Peter Wostor, whose corruption caused the scandal.

The 2017 Green Party corruption scandal arose in February/March 2017 when it was discovered that party leader and incumbent prime minister Peter Wostor had illegally used government money to fund the campaigns of family members and close associates who were running for positions of municipal councils.

When the scandal came to light, the Social Democrats withdrew their support for Wostor as PM, causing the government to collapse just ahead of the 2017 general election. Meanwhile, a group of Green Party politicians, led by deputy leader Warren Sheraldin, left the Green Party in protest of Wostor's actions, and subsequently formed a new leftist, environmentalist/animal rights party called ECO17. Wostor eventually resigned from the leadership of the Green Party when the party collapsed in the polls and the threat of legal action against him increased, and was replaced as leader by Nick Rutten, who had been the most Wostor-loyal of the Green Party's congresspersons. Rutten's Green Party, however, continuing to poll poorly ahead of the early elections.

The illegally-funded campaigns covered all of the races in the 2015 Municipal Elections. Most of the candidates were Wostor family members, and many were running for the Green Party, although some were actually running as independents against Green Party lists headed by non-Wostor candidates. In two races, Grunbeck and Sint-Willemstad, Peter Wostor financed both a Wostor family Green Party candidate and an independent; these two independents were Adam and Daniel Worcester, who had previously been Green Party members (having been introduced to the party by Wostor himself) until other GP members sued their construction company for violating environmental regulations.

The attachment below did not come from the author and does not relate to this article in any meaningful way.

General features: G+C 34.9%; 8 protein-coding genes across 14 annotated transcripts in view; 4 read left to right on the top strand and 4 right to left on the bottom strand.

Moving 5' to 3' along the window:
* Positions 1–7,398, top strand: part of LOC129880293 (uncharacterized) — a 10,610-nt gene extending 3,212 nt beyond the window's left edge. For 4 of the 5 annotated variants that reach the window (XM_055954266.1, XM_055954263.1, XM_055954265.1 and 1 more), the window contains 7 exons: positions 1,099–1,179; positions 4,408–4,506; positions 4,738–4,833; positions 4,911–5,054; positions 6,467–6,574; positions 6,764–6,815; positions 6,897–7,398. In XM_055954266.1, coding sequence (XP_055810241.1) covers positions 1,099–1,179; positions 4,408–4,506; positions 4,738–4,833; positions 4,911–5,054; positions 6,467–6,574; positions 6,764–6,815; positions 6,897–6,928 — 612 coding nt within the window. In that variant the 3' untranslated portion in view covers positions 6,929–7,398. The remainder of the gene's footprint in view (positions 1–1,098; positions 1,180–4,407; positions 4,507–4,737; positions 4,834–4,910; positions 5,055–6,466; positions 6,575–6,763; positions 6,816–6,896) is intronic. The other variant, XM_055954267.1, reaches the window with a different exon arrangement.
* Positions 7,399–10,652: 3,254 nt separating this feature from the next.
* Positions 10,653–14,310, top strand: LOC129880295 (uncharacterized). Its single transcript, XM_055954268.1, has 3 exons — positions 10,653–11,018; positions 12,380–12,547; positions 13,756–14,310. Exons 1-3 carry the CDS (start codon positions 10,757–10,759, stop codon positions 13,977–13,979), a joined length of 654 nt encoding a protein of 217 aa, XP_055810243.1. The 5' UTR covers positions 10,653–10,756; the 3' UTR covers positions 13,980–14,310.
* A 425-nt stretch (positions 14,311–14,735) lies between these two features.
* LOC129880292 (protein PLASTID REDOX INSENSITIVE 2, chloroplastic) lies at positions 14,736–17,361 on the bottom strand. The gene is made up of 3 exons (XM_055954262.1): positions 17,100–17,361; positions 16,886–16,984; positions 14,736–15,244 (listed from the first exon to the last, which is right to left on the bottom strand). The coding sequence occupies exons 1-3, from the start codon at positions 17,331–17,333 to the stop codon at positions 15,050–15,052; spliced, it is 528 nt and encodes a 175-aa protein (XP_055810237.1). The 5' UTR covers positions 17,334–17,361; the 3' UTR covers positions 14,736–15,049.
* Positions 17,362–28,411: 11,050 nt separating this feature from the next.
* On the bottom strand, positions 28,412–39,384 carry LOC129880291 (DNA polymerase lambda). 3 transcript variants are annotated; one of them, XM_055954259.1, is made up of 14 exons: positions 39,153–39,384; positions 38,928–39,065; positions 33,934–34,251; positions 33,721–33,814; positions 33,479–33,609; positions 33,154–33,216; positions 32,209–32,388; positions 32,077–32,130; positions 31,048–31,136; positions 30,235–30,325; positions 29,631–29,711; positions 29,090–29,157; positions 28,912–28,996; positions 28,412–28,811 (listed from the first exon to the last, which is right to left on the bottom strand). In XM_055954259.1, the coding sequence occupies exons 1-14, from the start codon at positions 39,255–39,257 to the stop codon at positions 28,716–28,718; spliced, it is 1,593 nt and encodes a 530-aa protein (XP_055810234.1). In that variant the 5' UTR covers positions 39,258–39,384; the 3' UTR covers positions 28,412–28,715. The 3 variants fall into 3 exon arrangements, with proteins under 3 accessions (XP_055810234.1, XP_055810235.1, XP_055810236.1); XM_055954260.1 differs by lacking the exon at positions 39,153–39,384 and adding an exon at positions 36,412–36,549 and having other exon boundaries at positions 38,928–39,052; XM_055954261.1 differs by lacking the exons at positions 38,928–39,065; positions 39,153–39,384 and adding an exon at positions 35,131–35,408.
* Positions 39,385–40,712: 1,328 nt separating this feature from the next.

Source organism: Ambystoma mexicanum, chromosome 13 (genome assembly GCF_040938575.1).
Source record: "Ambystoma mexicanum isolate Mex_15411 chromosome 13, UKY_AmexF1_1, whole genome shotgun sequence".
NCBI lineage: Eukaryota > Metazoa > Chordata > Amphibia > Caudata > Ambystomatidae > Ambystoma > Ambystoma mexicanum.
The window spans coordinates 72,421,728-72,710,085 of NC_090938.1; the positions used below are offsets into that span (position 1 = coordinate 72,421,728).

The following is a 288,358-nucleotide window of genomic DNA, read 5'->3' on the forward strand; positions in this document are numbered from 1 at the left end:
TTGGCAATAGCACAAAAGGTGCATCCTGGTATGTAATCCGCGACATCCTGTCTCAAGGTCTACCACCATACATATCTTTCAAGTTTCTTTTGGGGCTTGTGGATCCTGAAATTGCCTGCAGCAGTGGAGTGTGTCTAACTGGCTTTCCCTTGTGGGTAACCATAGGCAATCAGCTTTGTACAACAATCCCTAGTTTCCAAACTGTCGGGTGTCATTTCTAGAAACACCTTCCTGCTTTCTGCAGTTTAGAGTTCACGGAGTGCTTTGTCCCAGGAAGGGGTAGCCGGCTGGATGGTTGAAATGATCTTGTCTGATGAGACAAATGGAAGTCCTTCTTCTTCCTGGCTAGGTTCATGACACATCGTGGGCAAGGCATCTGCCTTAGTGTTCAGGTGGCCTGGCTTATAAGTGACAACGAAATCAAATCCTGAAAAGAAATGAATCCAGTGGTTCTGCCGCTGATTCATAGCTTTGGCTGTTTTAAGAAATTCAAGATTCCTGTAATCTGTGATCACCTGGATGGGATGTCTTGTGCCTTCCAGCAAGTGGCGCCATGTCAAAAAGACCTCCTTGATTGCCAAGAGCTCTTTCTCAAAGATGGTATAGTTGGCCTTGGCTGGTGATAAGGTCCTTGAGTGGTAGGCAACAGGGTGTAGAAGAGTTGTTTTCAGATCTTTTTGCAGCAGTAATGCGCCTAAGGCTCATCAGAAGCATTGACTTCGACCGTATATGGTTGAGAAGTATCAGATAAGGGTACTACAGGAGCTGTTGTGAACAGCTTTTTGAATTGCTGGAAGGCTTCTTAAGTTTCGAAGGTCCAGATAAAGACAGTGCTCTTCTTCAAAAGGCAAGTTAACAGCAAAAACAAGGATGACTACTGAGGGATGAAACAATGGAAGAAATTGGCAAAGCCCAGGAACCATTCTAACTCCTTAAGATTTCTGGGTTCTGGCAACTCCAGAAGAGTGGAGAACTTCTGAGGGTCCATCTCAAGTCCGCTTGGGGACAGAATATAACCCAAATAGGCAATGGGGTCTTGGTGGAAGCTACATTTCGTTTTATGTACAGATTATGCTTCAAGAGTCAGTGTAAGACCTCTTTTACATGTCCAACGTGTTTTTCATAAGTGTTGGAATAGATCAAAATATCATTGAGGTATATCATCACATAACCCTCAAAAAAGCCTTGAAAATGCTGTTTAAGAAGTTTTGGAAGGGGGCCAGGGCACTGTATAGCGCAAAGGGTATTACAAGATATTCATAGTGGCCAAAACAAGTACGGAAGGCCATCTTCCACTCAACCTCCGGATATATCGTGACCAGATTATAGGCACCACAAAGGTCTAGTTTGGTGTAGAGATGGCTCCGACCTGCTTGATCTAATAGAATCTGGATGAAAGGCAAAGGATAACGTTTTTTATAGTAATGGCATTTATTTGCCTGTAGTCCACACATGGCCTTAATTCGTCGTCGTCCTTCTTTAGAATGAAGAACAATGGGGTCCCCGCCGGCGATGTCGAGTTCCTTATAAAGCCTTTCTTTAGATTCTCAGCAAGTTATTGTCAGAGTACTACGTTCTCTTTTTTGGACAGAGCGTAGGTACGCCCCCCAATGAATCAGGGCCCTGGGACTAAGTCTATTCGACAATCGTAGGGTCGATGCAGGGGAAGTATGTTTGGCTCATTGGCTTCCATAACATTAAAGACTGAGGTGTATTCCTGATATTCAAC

A full list of the illegally-funded candidates is shown below:


Collapse of the governmentEdit

News of the corruption allegations surfaced on 10 March 2017, just one month before elections were to take place. Congress met on 13 March and Christian Democratic Union leader Adrian Vandreck demanded that Wostor resign, and had the backing of a number of other members, including many from the Free Liberal Party. During that same session Social Democratic leader Pieter Van Buskirk announced that his party would no longer back Wostor and the government fell. Wostor formally resigned on the 14th of May.

Formation of a caretaker governmentEdit

On 14 March Pieter Van Buskirk was proposed as a caretaker Prime Minister by the SD, and soon after the CDU proposed that Vandreck be chosen, as he was outside the beleaguered government, though nothing ever came of the idea. Aina Sarria of Yes to the Future also went as far as to propose that major parties be all investigated for potential financial discrepancies, though it is unlikely many at the moment would support it.[1]

Van Buskirk was chosen as interim PM on 15 March, with the support of most parties save for the Brunanter People's Party, Social Anarchy Party and four Green Party members.


  1. Cape Times, 15 March 2017

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